May 28, 2020
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Collect unused prescription drugs for safety, security

Currently the Legislature is considering a bill, LD 821, that would require pharmaceutical companies to help fund an unused prescription take-back program in the state. At present, the common method for an individual to dispose of unused medicines is through the trash or septic system, a method that is legal, but not necessarily safe for our environment or society. More commonly, unused medicines collect in our medicine cabinets and closets.

As a law enforcement officer of over 30 years, I have personally witnessed the evolution of drug use and abuse in our society. Illegal drug use, once found in the metropolitan inner cities, has found its way into rural America, and Maine is no exception. Many narcotic and opiate addictions began with the abuse of unused medicines, which are commonly prescribed as painkillers such as oxycodone. Even our children are not immune from the risk. As a sheriff, I see firsthand the lives of many families destroyed from habits that often began in the medicine cabinet.

For many reasons, senior citizens have a variety of expired medicines in their homes. With no easily accessible and environmentally friendly method of destruction, the pills just keep adding up. Consequently the risk for the senior of accidental overdose, theft and robbery dramatically increases. Every community has individuals that are addicted to drugs and are desperate for what the medicine cabinets of the senior can yield. Criminals don’t have to get their drug of choice smuggled in from some foreign county; it is no farther away than your own medicine cabinet.

Sheriff’s offices and police departments have been active through their local Triads to get these pharmaceuticals off the street. Across the state, Triads and law enforcement agencies have hosted drug take-back programs and the collections are safely destroyed.

What we have found, and supported by the sheer amounts of the collections, is that we live in a society that is eager for an anonymous, safe and easily accessible system to dispose of such medicines. While law enforcement agencies have been happy to help fill the void, it should be only a temporary fix until the system develops a take-back program.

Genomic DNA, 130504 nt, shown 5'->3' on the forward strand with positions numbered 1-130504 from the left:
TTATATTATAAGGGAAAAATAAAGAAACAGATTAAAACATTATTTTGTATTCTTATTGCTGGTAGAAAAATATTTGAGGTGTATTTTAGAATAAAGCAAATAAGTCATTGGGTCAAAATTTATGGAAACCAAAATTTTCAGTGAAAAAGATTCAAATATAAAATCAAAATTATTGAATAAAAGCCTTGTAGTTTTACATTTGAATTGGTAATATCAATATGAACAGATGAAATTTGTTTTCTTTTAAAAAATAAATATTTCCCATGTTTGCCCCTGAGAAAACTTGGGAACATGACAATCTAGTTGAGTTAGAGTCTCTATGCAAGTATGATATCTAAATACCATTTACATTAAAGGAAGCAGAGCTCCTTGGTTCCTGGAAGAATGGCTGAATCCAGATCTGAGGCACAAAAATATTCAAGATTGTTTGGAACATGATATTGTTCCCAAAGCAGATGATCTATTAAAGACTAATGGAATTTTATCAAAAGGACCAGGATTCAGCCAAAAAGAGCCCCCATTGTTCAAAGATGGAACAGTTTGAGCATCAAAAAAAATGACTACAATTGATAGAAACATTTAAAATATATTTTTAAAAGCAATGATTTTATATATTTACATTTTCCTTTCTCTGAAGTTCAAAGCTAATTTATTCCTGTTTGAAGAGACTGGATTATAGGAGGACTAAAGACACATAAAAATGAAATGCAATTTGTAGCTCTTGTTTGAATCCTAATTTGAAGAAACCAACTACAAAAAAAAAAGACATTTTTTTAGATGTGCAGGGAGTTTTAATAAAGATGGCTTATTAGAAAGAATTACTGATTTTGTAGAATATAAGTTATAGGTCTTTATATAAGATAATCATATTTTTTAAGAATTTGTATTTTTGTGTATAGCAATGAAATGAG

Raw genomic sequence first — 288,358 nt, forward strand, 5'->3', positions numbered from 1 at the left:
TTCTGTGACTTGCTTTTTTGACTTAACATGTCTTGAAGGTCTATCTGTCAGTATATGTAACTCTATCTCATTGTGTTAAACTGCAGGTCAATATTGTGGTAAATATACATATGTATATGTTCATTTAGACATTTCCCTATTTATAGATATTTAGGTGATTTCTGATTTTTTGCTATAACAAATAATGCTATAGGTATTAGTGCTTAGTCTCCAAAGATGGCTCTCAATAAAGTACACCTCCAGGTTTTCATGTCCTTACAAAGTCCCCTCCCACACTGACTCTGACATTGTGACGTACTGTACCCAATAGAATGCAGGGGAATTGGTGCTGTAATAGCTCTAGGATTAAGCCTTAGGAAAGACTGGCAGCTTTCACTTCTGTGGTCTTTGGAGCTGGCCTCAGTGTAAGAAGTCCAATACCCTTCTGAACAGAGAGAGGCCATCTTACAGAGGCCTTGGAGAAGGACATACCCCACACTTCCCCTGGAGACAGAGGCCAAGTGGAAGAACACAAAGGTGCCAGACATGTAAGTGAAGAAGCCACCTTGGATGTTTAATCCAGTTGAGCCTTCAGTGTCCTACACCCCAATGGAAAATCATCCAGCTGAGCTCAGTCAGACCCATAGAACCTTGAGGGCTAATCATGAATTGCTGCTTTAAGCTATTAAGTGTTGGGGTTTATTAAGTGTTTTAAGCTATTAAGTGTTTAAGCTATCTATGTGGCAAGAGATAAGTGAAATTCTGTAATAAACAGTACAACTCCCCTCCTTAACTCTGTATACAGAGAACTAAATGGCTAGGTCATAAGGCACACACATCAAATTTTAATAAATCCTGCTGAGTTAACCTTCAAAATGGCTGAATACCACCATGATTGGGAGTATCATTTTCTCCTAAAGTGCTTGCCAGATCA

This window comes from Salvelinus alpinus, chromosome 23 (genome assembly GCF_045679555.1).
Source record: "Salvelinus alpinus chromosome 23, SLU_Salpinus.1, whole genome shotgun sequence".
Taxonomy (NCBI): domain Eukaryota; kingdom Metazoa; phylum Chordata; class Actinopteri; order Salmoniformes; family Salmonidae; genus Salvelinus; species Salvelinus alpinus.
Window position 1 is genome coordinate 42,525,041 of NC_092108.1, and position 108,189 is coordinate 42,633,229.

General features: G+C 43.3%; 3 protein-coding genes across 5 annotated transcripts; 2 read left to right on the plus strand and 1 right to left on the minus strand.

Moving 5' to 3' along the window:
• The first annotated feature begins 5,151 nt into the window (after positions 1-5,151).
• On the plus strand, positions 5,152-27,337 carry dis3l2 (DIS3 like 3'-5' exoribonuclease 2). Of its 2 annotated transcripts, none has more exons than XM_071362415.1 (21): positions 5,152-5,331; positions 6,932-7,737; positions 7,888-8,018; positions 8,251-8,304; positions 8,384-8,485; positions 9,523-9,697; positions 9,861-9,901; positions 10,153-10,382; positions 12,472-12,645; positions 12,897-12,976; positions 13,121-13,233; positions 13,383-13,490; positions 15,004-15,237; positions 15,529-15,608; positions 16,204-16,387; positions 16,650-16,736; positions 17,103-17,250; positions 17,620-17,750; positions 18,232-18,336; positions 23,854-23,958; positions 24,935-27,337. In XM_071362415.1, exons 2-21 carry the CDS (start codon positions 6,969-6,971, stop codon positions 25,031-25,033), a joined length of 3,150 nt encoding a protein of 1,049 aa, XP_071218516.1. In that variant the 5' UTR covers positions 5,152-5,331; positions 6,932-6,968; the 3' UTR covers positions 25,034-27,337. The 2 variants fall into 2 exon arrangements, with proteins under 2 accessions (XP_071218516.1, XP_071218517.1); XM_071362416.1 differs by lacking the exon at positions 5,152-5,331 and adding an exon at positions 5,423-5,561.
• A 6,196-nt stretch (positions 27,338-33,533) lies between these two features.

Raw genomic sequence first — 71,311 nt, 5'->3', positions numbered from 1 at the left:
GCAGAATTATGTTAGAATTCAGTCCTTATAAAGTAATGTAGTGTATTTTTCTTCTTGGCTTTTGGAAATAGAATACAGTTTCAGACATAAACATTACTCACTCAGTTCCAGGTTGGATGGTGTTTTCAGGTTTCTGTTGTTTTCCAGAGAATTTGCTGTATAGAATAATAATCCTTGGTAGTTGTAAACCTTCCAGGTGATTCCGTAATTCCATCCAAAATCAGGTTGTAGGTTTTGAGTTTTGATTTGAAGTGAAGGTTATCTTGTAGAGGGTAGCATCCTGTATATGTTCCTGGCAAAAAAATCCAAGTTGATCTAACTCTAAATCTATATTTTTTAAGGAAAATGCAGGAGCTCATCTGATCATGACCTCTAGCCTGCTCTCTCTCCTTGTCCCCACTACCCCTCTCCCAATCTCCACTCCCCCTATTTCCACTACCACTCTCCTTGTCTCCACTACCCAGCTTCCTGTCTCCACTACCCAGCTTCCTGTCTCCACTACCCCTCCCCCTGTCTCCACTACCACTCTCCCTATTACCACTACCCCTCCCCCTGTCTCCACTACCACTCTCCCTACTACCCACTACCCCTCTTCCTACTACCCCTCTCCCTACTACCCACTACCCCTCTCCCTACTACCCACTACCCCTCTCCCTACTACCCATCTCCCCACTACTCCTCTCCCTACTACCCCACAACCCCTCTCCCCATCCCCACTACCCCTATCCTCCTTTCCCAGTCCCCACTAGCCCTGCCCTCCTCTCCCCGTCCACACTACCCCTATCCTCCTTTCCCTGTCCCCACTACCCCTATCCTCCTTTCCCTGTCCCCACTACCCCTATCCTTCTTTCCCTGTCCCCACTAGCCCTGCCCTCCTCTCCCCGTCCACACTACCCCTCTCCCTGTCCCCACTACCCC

A cooperative pilot project of the University of Maine Center on Aging and the Maine Drug Enforcement Agency has proved to be successful, but it may be short-lived because it is funded by the state. Individuals are given mail-in envelopes, and collected drugs are safely destroyed by MDEA. The MDEA reports a 104 percent increase of seized pharmaceutical pills compared to 2008, evidence of the problem.

The Legislature is considering a bill that would require pharmaceutical companies to contribute toward the cost of the mail-in program; a bill that pharmaceutical companies have lobbied against, citing increased costs to be passed along to the consumer. As a law enforcement officer, I would suggest redirecting drug advertising campaign dollars to help fund this drug return program.

The Committee on Health and Human Services has recommended an “ought to pass” vote and I urge our senators and representatives to support LD 821, as well.

Glenn Ross is the sheriff of Penobscot County.

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